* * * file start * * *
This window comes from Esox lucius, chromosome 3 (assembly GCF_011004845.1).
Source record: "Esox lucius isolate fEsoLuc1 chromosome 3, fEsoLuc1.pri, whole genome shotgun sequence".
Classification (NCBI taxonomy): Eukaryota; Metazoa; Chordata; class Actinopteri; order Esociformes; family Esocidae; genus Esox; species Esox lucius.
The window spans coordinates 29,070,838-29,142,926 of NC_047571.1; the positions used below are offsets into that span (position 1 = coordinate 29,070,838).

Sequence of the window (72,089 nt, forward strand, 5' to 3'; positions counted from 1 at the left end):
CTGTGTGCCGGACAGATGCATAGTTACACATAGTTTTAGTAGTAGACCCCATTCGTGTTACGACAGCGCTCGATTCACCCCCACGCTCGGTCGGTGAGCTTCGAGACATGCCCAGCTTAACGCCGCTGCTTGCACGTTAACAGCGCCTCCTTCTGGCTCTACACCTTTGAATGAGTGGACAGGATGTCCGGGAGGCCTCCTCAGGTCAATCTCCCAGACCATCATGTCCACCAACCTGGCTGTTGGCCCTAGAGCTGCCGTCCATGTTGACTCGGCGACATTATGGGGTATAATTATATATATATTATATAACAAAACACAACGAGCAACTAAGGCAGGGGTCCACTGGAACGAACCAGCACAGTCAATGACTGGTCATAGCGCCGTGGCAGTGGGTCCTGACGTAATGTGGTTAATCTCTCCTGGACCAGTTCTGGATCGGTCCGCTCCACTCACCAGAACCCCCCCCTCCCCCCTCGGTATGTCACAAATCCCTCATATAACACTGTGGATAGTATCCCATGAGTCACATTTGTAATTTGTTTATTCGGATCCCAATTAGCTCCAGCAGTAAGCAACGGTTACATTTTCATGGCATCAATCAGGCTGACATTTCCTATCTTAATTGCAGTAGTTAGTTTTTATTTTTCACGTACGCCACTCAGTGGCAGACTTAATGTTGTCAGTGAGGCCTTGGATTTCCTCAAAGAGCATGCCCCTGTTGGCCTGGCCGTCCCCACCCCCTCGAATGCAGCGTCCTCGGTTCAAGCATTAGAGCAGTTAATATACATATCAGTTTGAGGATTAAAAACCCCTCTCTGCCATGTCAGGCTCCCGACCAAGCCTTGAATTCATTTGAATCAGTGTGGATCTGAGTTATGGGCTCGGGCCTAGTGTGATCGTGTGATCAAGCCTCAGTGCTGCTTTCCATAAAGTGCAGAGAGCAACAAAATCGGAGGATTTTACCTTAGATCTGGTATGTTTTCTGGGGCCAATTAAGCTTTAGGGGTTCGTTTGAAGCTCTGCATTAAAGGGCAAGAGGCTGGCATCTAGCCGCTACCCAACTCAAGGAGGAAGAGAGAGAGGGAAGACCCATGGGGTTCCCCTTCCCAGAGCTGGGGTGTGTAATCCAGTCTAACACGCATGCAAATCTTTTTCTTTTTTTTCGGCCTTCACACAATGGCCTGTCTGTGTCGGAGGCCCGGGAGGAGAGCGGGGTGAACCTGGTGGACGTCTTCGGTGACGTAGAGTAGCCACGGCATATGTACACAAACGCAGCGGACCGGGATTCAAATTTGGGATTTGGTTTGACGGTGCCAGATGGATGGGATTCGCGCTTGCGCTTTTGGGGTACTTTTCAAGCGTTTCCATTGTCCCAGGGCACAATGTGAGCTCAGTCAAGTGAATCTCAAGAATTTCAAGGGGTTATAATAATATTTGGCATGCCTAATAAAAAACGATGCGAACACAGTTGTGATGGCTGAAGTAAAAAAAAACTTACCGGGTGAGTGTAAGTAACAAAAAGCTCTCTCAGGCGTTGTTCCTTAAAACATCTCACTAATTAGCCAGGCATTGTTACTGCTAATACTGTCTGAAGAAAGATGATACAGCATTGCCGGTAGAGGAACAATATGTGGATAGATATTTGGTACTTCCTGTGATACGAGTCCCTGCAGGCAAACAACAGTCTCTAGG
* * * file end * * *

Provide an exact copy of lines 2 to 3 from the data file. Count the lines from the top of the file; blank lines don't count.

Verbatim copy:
Source record: "Esox lucius isolate fEsoLuc1 chromosome 3, fEsoLuc1.pri, whole genome shotgun sequence".
Classification (NCBI taxonomy): Eukaryota; Metazoa; Chordata; class Actinopteri; order Esociformes; family Esocidae; genus Esox; species Esox lucius.